The Colombians aren't afraid of fielding a group of superstars; but who exactly will be leading?
Colombia isn’t short of a talented cyclist or two at the moment, which must have made selection for the five-man Olympic squad really easy, or incredibly difficult.
Still, you’d probably have a good starting point with Nairo Quintana. It’d be hard to leave out the two-time Tour de France runner-up and Giro d’Italia winner, particularly on a course that includes 11 climbs in total.
The 26-year-old, like many other climbers, will be juggling his Tour efforts with the Olympic road race, and is likely to have a pop at the Vuelta a España at the end of August too.
Like Quintana, it’s hard to look past Rigoberto Uran when searching through names, with the Cannondale man most likely picked on his 2012 performance rather than any form he’s shown in recent months.
Uran picked up a silver behind Alexander Vinokourov four years ago in London, and will be best placed to fill Colombia’s Olympic time trial slot as well, despite a poor showing in the TTs at the Giro d’Italia in May.
Watch: Esteban Chaves’s 2016 Scott Addict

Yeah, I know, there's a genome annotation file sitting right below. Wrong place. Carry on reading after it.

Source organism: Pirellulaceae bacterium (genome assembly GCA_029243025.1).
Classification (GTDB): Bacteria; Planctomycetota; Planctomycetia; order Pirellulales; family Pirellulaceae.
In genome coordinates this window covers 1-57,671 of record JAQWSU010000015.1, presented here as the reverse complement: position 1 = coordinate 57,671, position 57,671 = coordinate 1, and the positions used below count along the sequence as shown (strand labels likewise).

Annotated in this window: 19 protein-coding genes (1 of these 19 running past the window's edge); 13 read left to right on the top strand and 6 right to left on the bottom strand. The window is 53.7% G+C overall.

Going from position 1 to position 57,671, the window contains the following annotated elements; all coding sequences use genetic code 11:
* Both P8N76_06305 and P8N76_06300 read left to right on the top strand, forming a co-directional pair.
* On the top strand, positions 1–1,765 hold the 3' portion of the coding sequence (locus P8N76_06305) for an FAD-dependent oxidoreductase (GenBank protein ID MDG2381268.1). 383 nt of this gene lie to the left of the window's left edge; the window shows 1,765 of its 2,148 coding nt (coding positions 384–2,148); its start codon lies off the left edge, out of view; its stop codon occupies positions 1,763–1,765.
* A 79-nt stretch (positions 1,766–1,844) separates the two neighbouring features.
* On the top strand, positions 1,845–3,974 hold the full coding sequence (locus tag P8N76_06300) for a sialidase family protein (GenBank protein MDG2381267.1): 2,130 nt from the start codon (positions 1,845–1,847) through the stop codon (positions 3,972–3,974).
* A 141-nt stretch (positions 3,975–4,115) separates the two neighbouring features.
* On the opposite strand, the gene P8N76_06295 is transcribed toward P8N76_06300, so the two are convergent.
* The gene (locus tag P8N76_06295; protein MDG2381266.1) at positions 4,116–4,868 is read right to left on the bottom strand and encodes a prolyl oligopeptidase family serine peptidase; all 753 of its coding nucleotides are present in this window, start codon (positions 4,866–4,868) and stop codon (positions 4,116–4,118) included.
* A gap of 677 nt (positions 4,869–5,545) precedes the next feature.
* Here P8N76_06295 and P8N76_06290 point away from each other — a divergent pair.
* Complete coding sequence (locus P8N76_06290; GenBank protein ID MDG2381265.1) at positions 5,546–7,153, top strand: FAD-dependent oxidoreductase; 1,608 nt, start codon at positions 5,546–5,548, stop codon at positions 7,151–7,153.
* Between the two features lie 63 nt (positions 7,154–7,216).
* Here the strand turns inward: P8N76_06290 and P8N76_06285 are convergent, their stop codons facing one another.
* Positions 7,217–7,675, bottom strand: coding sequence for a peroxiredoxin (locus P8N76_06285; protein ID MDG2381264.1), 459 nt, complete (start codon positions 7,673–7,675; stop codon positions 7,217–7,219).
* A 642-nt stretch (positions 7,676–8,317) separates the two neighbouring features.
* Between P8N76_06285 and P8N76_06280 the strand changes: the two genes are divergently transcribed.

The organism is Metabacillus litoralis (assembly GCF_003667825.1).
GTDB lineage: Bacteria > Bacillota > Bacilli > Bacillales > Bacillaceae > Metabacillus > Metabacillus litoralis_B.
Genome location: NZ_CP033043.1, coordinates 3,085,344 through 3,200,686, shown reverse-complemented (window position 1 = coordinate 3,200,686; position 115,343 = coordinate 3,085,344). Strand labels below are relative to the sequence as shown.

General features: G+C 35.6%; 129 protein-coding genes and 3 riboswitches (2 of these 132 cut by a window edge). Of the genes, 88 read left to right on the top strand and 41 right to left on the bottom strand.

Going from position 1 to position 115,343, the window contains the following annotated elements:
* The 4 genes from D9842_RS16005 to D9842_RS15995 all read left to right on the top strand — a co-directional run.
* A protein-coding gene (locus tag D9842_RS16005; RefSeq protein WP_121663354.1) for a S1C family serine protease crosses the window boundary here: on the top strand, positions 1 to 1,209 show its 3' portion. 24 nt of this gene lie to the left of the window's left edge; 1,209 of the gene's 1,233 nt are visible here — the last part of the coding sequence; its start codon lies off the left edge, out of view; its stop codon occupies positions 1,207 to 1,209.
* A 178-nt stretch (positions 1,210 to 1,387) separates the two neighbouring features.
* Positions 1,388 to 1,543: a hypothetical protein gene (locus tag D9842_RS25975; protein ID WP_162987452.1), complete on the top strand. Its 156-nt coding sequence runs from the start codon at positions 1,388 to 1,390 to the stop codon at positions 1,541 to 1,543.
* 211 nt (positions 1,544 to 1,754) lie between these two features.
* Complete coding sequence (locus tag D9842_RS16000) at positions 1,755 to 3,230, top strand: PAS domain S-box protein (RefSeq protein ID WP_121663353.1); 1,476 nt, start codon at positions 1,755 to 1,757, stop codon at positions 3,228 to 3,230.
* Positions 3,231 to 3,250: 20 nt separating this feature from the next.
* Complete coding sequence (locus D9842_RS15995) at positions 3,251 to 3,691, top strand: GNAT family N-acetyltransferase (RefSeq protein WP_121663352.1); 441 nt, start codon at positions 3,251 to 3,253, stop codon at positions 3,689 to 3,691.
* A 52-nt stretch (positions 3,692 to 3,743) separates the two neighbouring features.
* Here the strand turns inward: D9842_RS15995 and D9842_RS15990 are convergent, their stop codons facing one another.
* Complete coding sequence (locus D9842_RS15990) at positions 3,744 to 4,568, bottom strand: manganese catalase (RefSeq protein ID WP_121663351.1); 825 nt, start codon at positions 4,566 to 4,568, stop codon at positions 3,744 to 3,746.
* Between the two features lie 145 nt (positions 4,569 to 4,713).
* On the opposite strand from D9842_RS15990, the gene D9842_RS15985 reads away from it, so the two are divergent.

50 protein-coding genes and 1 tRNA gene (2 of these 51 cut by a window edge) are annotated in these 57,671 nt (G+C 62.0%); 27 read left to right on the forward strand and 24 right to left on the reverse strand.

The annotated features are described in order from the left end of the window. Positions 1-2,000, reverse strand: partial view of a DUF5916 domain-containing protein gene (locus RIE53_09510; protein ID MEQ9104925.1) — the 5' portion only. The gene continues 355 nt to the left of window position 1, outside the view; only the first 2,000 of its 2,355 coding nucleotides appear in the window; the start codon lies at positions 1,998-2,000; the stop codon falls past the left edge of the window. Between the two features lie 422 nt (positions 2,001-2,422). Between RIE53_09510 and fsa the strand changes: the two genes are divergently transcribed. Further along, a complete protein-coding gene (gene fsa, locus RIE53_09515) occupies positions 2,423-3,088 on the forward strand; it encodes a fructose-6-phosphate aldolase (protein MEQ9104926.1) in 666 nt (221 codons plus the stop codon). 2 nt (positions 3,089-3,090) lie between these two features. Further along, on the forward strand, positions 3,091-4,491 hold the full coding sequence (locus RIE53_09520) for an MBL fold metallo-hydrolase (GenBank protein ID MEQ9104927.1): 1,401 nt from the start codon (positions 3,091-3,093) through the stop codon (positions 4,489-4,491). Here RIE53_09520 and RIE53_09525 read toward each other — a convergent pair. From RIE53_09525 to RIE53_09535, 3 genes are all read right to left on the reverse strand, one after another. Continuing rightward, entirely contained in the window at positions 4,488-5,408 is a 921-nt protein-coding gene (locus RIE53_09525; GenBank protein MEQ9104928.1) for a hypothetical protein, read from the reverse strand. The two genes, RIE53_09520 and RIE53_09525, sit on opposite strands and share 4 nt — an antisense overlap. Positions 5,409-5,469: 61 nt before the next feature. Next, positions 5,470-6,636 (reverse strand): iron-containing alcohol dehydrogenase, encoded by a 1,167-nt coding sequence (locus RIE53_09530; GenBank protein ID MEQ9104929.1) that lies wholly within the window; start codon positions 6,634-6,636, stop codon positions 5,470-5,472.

Speaking of the Giro, the Colombians are handing Esteban Chaves an Olympic debut after his runner-up spot in the year’s first Grand Tour. The 26-year-old hasn’t shown too much promise in one-day racing, and will surely be in place to play more a support role on the 256.4km course in Rio.
Likewise for Sergio Henao and Miguel Angel Lopez who complete the super-squad. While both have secured top results – Henao in the Ardennes Classics and Lopez more recently in winning the Tour de Suisse overall – and could in effect lead the team, they both look likely to fit into a support role.
Henao has shown his qualities as a domestique at Team Sky this year with Geraint Thomas at Paris-Nice and Chris Froome at the Critérium du Dauphiné, despite a debacle which saw him miss the Ardennes as the UCI investigated his biological passport values.
“It’s a really tough course, made for climbers,” national coach Carlos Jaramillo said on the Rio road race. “It’s one of the most difficult circuits I’ve seen and whoever wins will be a true Olympic king.”
“We chose these riders based on their careers, form, and experience – in the case of Rigoberto Uran and Sergio Henao – at past Olympics,” he added.
“Miguel Lopez is in there because he’s a rider with a great future who has proven himself in big races. Also, it’s a course for climbers and he could lend us a very good hand in that respect.”